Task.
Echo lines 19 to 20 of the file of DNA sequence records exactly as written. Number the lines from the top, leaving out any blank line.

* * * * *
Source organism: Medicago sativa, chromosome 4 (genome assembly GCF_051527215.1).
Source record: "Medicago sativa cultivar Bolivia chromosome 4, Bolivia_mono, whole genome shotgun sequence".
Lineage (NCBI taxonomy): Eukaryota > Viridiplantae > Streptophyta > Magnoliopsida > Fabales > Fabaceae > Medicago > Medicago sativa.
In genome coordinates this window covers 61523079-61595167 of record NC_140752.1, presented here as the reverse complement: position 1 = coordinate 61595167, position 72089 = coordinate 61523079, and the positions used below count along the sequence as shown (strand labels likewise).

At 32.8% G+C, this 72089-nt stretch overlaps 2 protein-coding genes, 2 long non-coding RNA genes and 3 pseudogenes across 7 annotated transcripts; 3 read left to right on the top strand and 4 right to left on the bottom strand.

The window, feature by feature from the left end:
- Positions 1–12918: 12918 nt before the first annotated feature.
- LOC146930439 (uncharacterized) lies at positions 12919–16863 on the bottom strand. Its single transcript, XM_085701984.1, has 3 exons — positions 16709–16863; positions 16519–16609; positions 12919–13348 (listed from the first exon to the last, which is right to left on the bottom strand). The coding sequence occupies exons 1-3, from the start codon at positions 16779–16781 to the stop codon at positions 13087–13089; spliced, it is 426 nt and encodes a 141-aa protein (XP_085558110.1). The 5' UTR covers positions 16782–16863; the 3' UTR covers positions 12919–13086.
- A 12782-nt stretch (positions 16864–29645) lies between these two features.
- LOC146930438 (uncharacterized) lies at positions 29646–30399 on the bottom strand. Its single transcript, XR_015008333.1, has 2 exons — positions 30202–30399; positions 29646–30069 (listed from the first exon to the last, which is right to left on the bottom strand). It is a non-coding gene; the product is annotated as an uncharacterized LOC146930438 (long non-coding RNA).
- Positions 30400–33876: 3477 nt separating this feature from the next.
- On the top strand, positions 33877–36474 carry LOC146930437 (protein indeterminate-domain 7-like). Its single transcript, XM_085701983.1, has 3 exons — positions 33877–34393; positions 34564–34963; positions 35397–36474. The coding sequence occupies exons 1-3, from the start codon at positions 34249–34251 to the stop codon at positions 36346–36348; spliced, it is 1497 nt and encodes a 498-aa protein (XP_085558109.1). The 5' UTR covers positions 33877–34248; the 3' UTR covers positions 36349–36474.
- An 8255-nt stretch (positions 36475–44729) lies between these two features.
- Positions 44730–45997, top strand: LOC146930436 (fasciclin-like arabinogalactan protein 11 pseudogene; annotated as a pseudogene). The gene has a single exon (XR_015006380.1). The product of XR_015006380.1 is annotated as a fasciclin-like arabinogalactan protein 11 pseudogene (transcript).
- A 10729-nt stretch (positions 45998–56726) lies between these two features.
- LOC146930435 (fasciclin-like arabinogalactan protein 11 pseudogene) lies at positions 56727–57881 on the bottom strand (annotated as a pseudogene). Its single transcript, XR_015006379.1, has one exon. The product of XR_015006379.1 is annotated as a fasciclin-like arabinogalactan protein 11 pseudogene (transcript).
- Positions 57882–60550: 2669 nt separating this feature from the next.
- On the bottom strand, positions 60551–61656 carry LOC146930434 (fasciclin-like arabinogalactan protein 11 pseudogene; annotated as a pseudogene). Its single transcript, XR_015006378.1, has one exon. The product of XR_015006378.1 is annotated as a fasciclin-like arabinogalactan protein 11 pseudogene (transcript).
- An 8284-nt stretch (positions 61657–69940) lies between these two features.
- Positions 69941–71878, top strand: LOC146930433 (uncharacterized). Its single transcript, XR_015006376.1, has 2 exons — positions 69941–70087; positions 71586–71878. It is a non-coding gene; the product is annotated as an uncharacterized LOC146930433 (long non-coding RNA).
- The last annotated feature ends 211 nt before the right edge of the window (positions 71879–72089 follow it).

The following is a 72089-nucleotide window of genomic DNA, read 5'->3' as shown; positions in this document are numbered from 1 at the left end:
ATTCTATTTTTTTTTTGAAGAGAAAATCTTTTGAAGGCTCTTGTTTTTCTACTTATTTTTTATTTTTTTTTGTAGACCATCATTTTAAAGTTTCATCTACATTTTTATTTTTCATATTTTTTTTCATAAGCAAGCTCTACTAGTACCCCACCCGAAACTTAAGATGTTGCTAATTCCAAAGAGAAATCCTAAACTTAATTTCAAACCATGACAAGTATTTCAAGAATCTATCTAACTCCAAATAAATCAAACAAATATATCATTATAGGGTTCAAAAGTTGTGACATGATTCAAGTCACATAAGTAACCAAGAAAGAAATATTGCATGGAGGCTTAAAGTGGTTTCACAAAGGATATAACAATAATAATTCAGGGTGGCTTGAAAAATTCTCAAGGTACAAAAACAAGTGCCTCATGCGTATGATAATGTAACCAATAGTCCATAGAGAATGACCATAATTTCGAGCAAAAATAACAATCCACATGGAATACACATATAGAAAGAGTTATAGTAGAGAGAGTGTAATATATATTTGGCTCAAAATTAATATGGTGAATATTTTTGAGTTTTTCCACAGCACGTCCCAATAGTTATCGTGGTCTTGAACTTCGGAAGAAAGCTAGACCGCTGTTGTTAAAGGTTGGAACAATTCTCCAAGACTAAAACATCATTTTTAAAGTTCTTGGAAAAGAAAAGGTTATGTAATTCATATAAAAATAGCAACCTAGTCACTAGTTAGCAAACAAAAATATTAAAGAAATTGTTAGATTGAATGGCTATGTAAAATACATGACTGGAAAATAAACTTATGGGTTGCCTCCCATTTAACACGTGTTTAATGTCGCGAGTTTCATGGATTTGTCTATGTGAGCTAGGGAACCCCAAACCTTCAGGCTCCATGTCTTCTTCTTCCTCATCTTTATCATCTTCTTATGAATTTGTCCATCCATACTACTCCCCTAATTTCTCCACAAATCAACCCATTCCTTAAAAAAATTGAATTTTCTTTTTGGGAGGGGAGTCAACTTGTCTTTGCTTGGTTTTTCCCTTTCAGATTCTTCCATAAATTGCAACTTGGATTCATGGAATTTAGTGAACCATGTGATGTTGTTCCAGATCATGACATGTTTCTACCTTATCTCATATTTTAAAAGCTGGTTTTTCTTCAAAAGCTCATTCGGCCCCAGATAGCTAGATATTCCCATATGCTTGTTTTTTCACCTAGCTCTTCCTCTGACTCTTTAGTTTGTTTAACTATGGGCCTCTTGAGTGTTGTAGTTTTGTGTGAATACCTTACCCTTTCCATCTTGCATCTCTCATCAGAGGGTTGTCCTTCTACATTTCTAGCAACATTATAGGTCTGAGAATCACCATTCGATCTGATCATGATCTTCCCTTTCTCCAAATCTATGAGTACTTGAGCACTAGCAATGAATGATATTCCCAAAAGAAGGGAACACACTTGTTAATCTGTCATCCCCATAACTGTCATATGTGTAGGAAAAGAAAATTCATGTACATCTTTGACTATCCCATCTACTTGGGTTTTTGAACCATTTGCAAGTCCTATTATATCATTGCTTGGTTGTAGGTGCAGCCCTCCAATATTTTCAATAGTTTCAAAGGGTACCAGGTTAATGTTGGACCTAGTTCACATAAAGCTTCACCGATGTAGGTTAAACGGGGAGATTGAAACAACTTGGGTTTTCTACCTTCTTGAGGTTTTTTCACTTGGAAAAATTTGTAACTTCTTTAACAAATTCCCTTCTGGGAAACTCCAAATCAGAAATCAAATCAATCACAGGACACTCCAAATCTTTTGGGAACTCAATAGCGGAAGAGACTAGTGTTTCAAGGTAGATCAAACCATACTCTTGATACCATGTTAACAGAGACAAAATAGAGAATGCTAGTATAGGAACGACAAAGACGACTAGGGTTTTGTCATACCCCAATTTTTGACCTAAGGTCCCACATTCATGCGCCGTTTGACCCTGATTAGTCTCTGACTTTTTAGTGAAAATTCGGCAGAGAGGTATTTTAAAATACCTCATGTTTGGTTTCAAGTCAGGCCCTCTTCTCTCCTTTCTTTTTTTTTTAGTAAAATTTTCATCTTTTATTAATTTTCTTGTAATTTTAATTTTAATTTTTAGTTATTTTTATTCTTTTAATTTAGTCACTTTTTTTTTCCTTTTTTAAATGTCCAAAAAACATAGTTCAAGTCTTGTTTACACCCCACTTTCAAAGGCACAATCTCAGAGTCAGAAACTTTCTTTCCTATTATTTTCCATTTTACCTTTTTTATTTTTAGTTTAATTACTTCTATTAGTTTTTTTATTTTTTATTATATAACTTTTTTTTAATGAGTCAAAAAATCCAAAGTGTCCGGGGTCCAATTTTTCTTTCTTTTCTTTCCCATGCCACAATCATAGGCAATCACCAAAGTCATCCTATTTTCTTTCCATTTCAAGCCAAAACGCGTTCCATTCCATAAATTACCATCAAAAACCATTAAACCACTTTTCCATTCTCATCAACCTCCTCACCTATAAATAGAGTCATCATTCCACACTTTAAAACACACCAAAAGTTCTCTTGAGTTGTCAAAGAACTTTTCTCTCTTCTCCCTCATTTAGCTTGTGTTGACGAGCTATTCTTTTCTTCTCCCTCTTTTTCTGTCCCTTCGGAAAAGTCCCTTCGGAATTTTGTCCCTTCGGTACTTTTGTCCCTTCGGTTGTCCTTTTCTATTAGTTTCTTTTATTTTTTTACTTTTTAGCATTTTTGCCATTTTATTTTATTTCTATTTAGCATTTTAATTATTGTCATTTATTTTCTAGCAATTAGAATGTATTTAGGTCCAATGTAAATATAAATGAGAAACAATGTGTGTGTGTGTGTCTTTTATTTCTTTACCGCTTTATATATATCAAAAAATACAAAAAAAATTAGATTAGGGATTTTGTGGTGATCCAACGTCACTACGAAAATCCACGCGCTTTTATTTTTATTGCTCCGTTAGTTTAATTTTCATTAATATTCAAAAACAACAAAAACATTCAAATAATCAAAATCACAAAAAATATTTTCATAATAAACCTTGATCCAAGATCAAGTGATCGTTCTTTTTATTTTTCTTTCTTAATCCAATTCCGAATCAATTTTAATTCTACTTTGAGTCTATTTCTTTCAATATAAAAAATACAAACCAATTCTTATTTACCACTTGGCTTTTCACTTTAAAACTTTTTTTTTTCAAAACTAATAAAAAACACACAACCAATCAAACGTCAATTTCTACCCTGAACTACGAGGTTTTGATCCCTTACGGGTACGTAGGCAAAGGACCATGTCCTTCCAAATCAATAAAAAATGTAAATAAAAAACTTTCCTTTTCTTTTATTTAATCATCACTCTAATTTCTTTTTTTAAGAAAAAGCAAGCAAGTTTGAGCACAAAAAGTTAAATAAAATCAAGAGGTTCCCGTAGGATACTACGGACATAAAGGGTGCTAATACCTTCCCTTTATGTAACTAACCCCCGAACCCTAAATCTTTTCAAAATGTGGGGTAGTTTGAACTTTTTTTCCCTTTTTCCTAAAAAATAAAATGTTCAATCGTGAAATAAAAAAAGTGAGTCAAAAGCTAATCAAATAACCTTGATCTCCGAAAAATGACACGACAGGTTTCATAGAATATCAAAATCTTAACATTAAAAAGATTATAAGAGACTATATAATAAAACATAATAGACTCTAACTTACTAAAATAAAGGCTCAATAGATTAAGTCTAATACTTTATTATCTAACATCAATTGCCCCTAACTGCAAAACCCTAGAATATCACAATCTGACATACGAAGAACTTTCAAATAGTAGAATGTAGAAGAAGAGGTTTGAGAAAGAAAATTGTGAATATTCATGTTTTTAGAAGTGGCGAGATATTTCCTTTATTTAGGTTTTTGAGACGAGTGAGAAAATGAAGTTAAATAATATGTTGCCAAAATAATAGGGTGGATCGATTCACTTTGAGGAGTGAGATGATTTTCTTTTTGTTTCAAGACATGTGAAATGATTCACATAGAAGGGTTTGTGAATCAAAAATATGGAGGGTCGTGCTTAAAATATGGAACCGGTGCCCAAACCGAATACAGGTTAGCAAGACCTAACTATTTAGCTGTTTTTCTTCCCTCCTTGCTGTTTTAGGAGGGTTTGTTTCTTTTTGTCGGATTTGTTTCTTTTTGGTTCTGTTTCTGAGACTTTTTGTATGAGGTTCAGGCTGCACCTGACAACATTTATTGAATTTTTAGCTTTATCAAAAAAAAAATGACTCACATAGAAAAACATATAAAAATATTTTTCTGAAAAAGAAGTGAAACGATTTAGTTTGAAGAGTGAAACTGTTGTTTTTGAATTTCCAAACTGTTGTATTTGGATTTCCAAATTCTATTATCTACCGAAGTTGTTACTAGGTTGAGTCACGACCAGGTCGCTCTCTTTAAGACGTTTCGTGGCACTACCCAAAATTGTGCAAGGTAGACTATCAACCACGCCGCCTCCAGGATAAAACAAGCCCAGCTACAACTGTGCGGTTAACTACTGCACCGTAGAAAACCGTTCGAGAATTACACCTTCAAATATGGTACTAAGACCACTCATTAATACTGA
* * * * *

- An 8284-nt stretch (positions 61657–69940) lies between these two features.
- Positions 69941–71878, top strand: LOC146930433 (uncharacterized). Its single transcript, XR_015006376.1, has 2 exons — positions 69941–70087; positions 71586–71878. It is a non-coding gene; the product is annotated as an uncharacterized LOC146930433 (long non-coding RNA).